A 2019 change to drug laws has led to far fewer people being charged for drug use/possession, but Māori are now even more likely to be charged than non-Māori.It speaks volumes that the effect is strongest in regions that are more racist. Meanwhile, hiding behind prior convictions elides the fact that whether someone has previously been convicted or not is itself a product of racial bias. What we have here is a clear example of how police discretion in practice means police discrimination. The solution of course is to legalise completely, and strip police of this excuse for their racism.
The trends are revealed in police data, released under the Official Information Act, which include a breakdown of how the law is applied in each police district for different ethnic groups.
It has led to allegations of "racist outcomes" - especially in the Canterbury and the Waikato regions.
Police deny this, saying that the most important factor in whether someone is charged is prior convictions - but they have provided no data to support this.
And on a similar note, RNZ looks at who gets name suppression. And surprise, surprise, its overwhelmingly rich Pākehā:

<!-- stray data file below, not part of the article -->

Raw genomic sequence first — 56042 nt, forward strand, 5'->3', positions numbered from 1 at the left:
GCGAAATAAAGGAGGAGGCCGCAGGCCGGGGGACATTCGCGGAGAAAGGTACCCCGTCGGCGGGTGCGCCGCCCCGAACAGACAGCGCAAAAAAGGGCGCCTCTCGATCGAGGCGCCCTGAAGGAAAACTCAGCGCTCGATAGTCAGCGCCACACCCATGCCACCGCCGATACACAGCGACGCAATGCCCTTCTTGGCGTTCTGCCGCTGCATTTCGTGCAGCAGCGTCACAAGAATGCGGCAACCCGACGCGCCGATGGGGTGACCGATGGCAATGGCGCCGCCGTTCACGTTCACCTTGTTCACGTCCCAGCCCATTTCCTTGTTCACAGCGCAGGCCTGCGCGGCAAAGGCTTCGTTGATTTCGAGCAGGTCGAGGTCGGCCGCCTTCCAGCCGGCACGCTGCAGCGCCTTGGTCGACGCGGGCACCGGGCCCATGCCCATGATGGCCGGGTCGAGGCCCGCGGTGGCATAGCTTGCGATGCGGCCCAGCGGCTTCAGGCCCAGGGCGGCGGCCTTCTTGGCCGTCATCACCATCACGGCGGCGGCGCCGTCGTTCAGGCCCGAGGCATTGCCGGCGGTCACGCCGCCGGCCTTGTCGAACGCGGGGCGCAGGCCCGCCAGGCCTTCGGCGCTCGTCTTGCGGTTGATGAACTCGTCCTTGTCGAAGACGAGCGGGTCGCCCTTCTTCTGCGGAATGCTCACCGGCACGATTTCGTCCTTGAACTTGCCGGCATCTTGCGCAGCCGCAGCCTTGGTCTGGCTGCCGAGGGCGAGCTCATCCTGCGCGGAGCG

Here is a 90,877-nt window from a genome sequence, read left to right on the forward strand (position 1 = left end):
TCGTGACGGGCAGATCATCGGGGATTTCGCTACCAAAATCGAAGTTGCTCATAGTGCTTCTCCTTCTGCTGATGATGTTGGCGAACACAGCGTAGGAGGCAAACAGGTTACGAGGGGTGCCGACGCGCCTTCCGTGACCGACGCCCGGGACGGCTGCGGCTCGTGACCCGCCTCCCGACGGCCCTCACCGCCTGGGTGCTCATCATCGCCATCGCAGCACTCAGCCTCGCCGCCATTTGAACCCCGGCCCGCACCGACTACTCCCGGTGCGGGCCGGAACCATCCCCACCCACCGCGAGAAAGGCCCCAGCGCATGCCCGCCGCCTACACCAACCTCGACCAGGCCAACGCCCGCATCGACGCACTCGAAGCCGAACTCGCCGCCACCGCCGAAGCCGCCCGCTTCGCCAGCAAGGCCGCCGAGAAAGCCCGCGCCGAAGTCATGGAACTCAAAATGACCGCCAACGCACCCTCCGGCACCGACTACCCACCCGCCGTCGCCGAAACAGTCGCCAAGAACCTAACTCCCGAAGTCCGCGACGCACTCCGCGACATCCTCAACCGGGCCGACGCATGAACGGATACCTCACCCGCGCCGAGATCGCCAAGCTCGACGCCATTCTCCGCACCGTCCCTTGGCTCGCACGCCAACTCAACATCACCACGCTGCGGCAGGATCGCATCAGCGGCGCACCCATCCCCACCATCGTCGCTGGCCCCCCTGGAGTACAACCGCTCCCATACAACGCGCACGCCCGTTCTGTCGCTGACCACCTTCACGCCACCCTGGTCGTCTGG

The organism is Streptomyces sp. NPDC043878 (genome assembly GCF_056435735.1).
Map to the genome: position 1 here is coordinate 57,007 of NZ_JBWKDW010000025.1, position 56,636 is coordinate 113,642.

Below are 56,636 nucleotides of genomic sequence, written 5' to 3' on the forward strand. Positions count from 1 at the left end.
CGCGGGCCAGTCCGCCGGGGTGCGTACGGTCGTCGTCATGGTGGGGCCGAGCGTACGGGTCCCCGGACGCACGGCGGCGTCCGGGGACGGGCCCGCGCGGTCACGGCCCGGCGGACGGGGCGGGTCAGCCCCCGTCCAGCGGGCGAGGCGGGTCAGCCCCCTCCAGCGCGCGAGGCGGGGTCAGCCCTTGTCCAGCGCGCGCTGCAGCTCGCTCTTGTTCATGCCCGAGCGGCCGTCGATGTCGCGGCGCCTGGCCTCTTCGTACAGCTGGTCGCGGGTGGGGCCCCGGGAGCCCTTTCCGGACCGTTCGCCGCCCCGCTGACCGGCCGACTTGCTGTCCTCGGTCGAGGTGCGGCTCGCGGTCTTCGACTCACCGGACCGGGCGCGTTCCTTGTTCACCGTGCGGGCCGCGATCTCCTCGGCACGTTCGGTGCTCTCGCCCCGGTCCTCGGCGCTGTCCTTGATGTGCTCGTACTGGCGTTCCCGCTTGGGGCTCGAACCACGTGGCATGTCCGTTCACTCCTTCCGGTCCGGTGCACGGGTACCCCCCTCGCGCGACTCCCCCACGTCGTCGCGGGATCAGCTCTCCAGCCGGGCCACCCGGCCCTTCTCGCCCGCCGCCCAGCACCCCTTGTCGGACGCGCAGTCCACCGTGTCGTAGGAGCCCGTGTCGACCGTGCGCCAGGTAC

RNZ can reveal that Pākehā are granted name suppression three times as often as Māori, even though Māori are charged and convicted with more crimes.Taken together, these two data points suggest our justice system is racist from top to bottom, delivering jail for Māori and excuses and name suppression for the Pākehā elite (and their children). And this too needs to be fixed, because it erodes the very concept of justice itself.
Last year, Māori were charged with 43 percent of crimes but only accounted for 17 percent of the interim and final name suppression granted, an RNZ analysis shows.
Pākehā were charged with 36 percent of crimes, but accounted for 65 percent of interim and final name suppression, Ministry of Justice figures show.